I’ve been on beaches in Hawai’i and the Hamptons, the Caribbean and California, yet when I picture myself walking on a beach, it is always that walk, and that beach, that asserts itself in my mind’s eye.
My recollections of the city of Brasília are also shrouded behind a dreamlike gauze, but perhaps for a different reason. On my first trip there, I arrived near midnight, with a five-hour layover before my connection to Rio. I was curious to see the “planned city,” so I roused a sleeping taxi driver.
Brasília was conceived to be the nation’s capital and had been laid out over a dry plain in the center of the country in 1956. Constructed in less than four years, it was inaugurated in 1960. Brazilian architect Oscar Niemeyer designed many of its futuristic buildings. My taxi rolled down straight and wide boulevards. We passed over a long bridge supported by three sleek arches built above a manmade lake. A hot wind whipped through the lowered windows of the car as we made our midnight way down the city’s main avenue—the broad and deserted Monumental Axis. We passed the National Congress and the glowing Cathedral of Brasília—a hyperboloid Niemeyer structure arching up toward the sky. I got out of the car and walked briefly among Dante Croce’s tall bronze sculptures known as The Four Evangelists, which stand outside the cathedral.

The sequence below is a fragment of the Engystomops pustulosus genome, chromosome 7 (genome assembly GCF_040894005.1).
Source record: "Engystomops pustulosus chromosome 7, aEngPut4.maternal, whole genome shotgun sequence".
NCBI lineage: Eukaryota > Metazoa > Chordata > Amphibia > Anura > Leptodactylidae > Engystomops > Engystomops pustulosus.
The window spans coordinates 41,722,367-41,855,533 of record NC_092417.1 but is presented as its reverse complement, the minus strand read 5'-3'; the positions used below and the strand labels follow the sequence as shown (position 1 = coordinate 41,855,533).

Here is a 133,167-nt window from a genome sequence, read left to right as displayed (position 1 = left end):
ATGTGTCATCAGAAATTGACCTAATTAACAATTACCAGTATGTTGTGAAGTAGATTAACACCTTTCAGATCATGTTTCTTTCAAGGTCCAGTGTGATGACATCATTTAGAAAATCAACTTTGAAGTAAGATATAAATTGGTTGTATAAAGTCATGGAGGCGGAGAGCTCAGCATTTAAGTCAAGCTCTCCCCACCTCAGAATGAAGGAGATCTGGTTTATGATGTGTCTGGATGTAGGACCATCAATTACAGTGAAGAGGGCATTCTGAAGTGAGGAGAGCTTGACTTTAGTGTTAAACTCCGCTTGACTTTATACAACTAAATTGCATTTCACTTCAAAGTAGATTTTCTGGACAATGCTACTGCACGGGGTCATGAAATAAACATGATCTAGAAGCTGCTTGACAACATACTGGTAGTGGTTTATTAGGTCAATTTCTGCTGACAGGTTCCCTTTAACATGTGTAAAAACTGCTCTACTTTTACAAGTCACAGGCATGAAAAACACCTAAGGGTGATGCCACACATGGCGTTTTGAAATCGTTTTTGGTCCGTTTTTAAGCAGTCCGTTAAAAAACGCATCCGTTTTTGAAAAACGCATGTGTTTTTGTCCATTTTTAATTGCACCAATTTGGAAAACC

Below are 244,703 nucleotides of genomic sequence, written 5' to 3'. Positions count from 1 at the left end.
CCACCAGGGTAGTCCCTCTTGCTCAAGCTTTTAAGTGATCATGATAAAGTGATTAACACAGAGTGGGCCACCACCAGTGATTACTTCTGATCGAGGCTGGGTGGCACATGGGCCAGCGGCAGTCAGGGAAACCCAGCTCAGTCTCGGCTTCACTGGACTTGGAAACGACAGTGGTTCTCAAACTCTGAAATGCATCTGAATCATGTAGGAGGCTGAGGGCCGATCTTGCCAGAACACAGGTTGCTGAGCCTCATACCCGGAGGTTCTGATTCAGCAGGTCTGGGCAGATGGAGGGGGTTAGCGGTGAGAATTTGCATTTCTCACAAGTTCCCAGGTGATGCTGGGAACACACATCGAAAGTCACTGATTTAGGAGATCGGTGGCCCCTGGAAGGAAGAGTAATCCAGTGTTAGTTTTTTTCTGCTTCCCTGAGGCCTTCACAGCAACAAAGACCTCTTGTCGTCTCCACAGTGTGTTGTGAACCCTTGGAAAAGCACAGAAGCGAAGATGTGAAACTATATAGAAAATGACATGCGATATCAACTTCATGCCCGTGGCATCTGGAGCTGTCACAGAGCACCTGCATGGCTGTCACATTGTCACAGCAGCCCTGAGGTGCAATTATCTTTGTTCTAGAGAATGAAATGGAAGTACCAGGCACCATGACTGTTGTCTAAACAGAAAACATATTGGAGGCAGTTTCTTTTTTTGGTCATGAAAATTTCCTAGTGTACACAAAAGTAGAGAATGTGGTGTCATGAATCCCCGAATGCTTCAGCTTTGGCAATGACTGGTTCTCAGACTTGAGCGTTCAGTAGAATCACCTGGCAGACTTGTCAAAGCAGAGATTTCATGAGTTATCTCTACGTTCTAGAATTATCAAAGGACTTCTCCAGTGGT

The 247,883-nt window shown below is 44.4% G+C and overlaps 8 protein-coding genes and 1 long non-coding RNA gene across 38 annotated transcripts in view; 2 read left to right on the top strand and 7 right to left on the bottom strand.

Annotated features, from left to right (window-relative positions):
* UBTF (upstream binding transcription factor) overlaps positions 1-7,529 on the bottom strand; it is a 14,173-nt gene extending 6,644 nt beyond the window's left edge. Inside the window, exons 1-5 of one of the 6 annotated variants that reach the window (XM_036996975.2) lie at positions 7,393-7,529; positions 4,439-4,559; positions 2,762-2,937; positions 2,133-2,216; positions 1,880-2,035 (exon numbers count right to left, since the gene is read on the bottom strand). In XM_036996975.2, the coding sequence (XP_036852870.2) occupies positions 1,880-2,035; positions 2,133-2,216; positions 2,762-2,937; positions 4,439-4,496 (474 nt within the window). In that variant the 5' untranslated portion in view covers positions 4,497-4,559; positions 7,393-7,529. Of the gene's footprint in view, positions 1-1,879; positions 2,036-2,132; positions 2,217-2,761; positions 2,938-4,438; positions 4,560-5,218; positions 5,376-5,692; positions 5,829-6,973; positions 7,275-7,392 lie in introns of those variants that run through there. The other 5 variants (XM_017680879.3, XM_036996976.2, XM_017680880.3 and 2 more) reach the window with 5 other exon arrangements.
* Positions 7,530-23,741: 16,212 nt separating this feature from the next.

Under cover of the steamy night, the desolate, well-ordered streets and the sleek buildings had a spooky effect on me. In a country I had experienced only as a chaotic and improvised outgrowth of itself, it seemed I had landed in an alien world. And yet I felt as if I had somehow experienced this “city of the future” at the ideal, hypnotic instant.
This Sporting Life
It was sport that provided my dreamlike moment in Salvador de Bahia. I was walking amid the Portuguese colonial architecture of Pelourinho, the city’s historic center, when I saw a poster for a soccer match that was to be played in just a few hours’ time. On impulse, I hopped into a taxi. Half an hour out of town, we pulled up to the throbbing stadium.